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Nares, Sir George Strong (1831-1915)

Nares was born on 24 April 1831 at Straloch, near Aberdeen to Commander William Henry Nares and his first wife Elizabeth Gould. He was educated at the Royal Naval School, New Cross and entered the Royal Navy in July 1845. He passed his lieutenant’s examination in 1852, serving that year as second mate in H.M.S. Resolute on the British naval Franklin search expedition, 1852 – 1854 (Captains Henry Kellett and Francis Leopold McClintock). This expedition was ordered by the Admiralty to search for the Franklin Arctic Expedition in the region of Melville Island. The voyage took him far into the pack ice of the Canadian Arctic and he took part in several sledging journeys. Promoted to lieutenant on his return to England, Nares concentrated on his naval career and by 1862 had been promoted to the rank of commander. In July 1865, Nares was appointed to command the paddle-steamer Salamander to visit the coast of Queensland, Australia and to maintain links with the new settlement on Albany Pass. He was also instructed to carry out some surveying duties and much time was spent investigating the hydrography of the coastal waters. Having established himself as a surveyor, Nares spent the next few years conducting marine surveys.

In 1872, Nares commanded H.M.S. Challenger during the first two years of the British naval voyage, 1872 – 1876 (Chief Scientist Charles Wyville Thomson). Nares conducted important oceanographic research, discovering that the very cold water found in the depths of the ocean, even in the tropics, was of polar origin. The¬†Challenger also became the first steam vessel to cross the Antarctic Circle south of the Indian Ocean. After the expedition reached Hong Kong for a refit, Nares was recalled to command the British Arctic Expedition, 1875 – 1876, sailing from Portsmouth in two ships, H.M.S.’s Discovery and Alert. The expedition was sent by the Admiralty to attempt to reach the North Pole by way of Smith Sound and to explore the coasts of Greenland and adjacent lands. Although the attempt to reach the North Pole was unsuccessful, the expedition made some geographical discoveries and returned with a large quantity of scientific data.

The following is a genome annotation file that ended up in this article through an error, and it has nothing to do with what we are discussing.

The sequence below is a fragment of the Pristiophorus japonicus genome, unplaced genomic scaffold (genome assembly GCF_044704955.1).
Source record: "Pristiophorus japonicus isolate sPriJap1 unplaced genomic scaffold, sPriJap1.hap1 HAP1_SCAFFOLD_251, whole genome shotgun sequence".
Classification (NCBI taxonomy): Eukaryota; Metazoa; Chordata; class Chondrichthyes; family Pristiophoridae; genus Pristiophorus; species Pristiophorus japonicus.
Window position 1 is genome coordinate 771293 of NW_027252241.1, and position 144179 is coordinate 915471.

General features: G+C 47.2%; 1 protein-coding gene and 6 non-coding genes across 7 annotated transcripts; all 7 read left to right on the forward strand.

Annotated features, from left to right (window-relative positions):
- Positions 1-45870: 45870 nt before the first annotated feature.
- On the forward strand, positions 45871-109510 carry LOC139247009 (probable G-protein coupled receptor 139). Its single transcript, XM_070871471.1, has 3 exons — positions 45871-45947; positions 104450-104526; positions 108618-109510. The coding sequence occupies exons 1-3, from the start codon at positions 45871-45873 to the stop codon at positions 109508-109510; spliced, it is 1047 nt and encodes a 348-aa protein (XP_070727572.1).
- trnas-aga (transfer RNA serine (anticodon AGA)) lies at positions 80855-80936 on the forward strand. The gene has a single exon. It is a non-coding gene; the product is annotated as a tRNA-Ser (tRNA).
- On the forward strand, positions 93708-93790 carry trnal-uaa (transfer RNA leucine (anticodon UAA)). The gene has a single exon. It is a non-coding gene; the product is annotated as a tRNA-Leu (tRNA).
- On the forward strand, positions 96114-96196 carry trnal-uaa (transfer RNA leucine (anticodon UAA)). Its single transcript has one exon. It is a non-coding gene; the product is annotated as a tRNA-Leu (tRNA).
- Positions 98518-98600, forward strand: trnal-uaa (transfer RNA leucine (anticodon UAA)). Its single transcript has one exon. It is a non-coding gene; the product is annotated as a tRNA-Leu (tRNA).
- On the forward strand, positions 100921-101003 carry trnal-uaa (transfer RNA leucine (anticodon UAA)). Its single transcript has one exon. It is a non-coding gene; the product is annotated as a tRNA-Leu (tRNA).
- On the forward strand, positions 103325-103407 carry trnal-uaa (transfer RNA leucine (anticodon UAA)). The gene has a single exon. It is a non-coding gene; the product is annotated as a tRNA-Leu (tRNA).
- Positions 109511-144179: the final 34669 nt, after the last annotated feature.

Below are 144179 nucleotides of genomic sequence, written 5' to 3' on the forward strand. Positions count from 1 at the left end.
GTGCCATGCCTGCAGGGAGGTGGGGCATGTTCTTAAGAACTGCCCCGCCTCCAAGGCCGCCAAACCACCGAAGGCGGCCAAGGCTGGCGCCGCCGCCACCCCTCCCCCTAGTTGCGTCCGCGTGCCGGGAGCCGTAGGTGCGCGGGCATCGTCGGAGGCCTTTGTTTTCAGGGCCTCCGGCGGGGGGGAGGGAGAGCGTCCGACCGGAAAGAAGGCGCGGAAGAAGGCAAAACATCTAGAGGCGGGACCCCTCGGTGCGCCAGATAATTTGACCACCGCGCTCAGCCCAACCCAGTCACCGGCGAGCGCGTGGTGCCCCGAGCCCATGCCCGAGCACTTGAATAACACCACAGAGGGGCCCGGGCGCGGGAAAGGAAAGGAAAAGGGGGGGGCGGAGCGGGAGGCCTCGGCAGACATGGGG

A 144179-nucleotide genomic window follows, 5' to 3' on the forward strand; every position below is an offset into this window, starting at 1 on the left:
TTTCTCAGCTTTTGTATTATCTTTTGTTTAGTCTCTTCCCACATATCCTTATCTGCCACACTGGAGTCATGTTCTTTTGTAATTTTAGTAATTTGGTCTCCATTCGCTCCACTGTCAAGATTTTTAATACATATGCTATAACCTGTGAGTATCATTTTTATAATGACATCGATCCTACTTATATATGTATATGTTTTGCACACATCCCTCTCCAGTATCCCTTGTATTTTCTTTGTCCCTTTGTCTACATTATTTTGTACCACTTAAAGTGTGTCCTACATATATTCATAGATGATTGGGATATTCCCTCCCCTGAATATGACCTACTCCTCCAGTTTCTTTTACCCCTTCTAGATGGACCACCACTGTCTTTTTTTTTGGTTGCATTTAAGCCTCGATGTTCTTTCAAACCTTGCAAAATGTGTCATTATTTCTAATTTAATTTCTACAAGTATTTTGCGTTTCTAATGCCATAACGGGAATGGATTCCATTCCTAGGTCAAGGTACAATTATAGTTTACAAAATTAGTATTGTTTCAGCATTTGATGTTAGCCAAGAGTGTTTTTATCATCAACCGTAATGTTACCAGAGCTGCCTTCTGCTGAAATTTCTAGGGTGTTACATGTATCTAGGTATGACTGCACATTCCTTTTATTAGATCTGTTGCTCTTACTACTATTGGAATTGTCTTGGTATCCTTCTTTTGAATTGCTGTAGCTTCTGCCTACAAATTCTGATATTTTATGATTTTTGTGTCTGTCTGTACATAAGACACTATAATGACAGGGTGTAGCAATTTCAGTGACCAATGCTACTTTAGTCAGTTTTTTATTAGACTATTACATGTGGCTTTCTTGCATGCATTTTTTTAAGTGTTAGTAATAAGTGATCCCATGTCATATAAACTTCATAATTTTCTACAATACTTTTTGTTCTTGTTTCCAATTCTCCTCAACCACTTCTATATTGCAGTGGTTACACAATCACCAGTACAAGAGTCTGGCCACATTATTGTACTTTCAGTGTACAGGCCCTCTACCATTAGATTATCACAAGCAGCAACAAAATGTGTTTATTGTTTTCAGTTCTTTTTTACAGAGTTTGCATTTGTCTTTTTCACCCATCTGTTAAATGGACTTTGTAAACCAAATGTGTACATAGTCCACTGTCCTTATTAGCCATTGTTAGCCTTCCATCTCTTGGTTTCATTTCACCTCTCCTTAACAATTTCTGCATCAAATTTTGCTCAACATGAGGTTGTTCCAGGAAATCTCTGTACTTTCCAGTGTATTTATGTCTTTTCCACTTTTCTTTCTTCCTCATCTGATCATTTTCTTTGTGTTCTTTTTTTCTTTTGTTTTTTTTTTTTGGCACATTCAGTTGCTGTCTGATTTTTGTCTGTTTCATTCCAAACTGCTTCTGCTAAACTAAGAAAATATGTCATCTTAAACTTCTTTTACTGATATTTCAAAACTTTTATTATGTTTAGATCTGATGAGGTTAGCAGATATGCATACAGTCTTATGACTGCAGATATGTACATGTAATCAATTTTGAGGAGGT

On his return from the Arctic, Nares was knighted and awarded the founders medal of the Royal Geographical Society. He was appointed Marine Adviser to the Board of Trade in 1879, remaining in that post until 1896. On his retirement, he was appointed Acting Conservator of the River Mersey, a post he held until 1910, and he continued to take an active interest in Arctic and Antarctic exploration, serving on the planning committees of several expeditions. He was appointed rear admiral in 1887 and vice admiral in 1892.

He married Mary Grant in 1858 with whom he had four sons and six daughters. Two of his sons entered the navy.

He died on 15 January 1915 aged 84.

Published Work

Nares, Capt.Sir G.S (1878) Narrative of a voyage to the polar sea during 1875-6 in H.M. Ships Alert and Discovery. London: Sampson Low, Marston, Searle & Rivington. Reprinted: Read Books 2009.

Further Information

Holland, A. (1994) Arctic exploration and development c.500 b.c. to 1915: an encyclopaedia. New York: Garland Publishing Inc.

The Polar Record Vol.18 no.113 May 1976 p127-141.